New Telegraph

Implications of rubber stamp National Assembly

Shortly after the Presidential and National Assembly elections on Saturday, February 25, this year, some lawmakers-elect expectedly commenced horse-trading in a bid to position themselves as the principal officers of the two Chambers of the National Assembly – the Senate and House of Representatives. The All Progressives Congress (APC) has even gone ahead to hold a crucial meeting with all its lawmakers-elect in attendance The meeting is said to be in respect of ensuring that the party produces the key principal officers at the National Assembly including the President and Deputy President of the Senate, Speaker and Deputy Speaker of the House of Representatives which will go a long w well as helping the President to seamlessly secure parliamentary approvals for his requests.

While the New Telegraph does not frown at politicians showing interest in some sensitive positions, our worry, however, is that some of those jostling to become principal officers in the National Assembly are not service-oriented persons. We regret that the present moves may bequeath to Nigeria the misfortune of a rubber stamp 10th National Assembly, which will not be the best for the nation. The Ninth National Assembly, now in its twilight, is an example of what a Parliament ought not to be.

It is, for want of a better expression, a legislative calamity. It never exhibited the will to thoroughly grill President Muhammadu Buhari on sensitive national issues, let alone insisting on timely formulation and diligent execution of policies.

In many instances, the National Assembly failed the populace, as it stood rooted to the ground like a monument, watching with hands akimbo as Mr President and some top officials of the government revel in excesses to the detriment of the country. New Telegraph recalls with displeasure that time without number, the out-going National Assembly gave tacit approval or remained silent with regard to some absurdities in the country. One of them is large scale terrorism. The National Assembly adopted a lukewarm attitude towards taking realistic measures to help combat terrorism. Another parliamentary failure was its inability to stop Mr President from creating additional outfits in order to reduce the cost of governance.

The eventual establishment of three separate universities for the Army, Navy and Air Force, despite the fact that the Nigerian Defence Academy (NDA), Kaduna, established in 1964, functions as a high-profile military institution for the armed forces as well as a university. A yet another illustration of the Ninth National Assembly’s perception as being a rubber stamp Parliament is its indifference to the complete disregard of the principle of Federal Character. Indigenous persons from one particular part of the country have dominated public and military organisations at the expense of individuals from other parts of the country.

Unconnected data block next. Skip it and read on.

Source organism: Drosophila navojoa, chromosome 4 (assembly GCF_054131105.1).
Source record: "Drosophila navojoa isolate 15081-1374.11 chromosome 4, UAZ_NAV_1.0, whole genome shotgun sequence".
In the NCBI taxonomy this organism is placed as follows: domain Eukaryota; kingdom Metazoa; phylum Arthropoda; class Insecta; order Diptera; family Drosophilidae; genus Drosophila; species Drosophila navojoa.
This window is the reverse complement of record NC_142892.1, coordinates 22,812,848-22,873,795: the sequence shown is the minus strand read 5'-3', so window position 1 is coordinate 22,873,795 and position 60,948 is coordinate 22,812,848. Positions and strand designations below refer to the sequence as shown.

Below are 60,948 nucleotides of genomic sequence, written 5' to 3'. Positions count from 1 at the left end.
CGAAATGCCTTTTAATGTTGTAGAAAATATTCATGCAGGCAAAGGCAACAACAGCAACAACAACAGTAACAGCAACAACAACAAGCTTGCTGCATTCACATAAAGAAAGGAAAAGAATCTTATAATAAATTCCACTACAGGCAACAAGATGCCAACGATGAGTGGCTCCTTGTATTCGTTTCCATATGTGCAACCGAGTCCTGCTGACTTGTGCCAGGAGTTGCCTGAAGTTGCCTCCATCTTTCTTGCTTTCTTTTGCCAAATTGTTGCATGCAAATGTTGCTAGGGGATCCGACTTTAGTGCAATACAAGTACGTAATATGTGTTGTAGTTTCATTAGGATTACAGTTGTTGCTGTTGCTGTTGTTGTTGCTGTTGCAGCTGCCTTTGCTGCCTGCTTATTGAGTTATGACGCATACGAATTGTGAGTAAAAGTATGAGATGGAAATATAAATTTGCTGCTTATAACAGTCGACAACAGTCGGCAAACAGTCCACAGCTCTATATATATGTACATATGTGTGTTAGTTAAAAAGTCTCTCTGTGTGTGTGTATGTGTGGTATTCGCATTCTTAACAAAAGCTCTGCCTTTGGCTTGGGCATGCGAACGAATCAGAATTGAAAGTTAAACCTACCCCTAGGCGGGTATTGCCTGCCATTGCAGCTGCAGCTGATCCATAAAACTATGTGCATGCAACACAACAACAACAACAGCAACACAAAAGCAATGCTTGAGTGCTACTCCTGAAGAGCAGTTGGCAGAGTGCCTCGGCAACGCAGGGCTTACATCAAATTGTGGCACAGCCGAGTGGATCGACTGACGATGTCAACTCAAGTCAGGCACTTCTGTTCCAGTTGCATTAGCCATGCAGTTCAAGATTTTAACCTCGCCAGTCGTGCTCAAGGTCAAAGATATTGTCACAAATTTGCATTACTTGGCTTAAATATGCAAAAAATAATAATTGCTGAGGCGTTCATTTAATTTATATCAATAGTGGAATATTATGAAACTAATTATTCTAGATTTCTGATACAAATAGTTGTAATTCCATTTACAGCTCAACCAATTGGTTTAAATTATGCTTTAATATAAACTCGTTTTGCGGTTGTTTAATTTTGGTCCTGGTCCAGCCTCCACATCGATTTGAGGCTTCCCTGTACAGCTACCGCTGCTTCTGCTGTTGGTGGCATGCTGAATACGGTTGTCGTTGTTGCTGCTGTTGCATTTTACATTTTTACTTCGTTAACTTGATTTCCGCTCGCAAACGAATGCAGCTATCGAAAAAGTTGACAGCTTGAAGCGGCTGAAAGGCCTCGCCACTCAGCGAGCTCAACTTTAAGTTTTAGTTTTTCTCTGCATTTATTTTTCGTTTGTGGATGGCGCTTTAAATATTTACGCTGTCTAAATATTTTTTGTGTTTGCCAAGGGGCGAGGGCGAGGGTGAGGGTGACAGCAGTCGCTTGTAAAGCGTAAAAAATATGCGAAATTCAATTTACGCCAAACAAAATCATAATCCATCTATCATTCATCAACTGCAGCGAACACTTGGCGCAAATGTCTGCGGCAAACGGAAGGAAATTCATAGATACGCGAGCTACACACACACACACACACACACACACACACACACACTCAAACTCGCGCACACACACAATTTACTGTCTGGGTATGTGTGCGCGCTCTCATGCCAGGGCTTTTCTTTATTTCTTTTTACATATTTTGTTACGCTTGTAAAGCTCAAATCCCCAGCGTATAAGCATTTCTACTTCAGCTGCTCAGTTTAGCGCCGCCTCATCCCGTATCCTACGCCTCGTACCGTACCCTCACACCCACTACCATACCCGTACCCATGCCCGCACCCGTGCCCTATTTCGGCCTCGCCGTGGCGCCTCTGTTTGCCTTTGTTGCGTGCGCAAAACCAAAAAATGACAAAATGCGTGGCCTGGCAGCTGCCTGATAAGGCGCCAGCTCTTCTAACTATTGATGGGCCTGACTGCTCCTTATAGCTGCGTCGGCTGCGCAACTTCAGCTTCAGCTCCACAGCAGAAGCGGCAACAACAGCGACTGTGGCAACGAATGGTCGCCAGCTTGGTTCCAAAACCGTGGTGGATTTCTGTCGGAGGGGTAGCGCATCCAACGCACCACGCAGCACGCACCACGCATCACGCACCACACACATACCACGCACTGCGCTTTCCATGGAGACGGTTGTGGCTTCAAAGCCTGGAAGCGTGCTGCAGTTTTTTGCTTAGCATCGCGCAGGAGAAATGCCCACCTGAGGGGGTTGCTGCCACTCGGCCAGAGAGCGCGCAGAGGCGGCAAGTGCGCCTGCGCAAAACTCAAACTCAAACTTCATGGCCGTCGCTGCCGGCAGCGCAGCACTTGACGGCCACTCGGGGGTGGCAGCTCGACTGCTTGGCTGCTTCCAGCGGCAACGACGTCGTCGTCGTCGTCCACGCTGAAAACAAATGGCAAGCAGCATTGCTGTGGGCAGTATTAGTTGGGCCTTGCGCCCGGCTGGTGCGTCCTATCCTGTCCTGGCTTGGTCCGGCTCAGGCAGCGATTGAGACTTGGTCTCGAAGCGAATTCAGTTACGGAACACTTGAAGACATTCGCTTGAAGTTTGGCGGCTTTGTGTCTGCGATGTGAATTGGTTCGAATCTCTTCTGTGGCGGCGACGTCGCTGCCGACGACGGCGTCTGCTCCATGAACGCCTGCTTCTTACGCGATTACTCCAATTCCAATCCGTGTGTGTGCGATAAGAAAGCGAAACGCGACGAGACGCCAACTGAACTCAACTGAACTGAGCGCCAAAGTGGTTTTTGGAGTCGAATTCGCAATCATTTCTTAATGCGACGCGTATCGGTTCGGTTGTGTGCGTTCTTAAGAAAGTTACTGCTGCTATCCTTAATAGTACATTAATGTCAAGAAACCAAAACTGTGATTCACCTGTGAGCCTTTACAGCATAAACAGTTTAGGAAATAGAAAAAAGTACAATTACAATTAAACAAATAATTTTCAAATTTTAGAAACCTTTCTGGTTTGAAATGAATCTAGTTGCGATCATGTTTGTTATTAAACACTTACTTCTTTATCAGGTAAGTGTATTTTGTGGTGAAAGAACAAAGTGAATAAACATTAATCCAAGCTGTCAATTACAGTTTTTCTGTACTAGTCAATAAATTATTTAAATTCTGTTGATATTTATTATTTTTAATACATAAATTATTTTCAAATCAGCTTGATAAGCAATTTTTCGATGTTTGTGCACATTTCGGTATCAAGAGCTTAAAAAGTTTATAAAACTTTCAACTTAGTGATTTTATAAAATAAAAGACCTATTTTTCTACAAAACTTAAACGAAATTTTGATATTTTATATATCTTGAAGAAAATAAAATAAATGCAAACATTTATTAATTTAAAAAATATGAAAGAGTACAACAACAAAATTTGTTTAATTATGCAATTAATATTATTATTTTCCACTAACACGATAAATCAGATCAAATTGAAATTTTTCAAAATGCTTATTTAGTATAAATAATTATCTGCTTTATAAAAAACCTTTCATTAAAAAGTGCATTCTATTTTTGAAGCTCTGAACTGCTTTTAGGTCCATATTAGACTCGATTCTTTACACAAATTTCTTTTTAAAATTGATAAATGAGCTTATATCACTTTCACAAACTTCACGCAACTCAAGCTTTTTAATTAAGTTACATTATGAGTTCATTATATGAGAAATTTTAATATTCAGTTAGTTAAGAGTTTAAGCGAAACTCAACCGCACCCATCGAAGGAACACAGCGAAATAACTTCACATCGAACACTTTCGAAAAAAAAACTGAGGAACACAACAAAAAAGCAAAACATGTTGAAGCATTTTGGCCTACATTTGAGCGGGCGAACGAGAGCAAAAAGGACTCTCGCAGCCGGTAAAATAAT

The National Assembly turned into a spectator as some parts of the country were excluded from vital projects. Mention must be made of the South- East and South-South, which were excluded from the construction of the standard railway lines that were inexplicably extended to the Niger Republic. The silence of the National Assembly over the repeated failure of Mr. President to properly handover to the Vice President, Professor Yemi Osinbajo, during some of his trips abroad, remains an indelible dent on the legislators. New Telegraph urges members of the 10th National Assembly to resist the temptation of seeing themselves as primarily as party men and women but they should appreciate the fact that, as the people’s representatives, they are duty-bound to reflect the yearnings of the populace in their legislative interventions.

The 10th National Assembly should, soon after its inauguration, insist that the President submits his list of ministers to it for screening, as the Constitution does not allow the number one citizen to rule the country as a Sole Administrator.

The Parliament should also lead the way in the reduction of cost of governance regardless of the different parties that the lawmakers belong to. The cost of governance will be best actualised by the National Assembly putting its foot down against medical tourism. The legislator should be resolute in raising her red flag to requests by the new President and other top officials of the Federal Government to embark on overseas medical treatment, as such funds could be deployed into bequeathing the nation a functional and dependable health sector.

They should also look at the issue of the number of aides and assistants available to political office holders in order to reduce their number as a way of further curtailing excessive government expenditure. Attempts to establish additional outfits with conflicting mandates should be resisted.

The Parliament should be courageous enough to diligently scrutinize all Mr. President’s loan requests. The fact that the loans are said to be used for infrastructural upgrade is not a justification for Nigeria to be on a cocktail of piling up debts under any borrowing-happy administration. While New Telegraph welcomes the10th National Assembly, it should strive hard to re-enact the golden era of Nigeria’s legislature when debates at plenary exhibited as much thoroughness, diligence and oratorical eloquence which ultimately produced well thought out bills which enhanced the lives of the people whom they are representing in Abuja.

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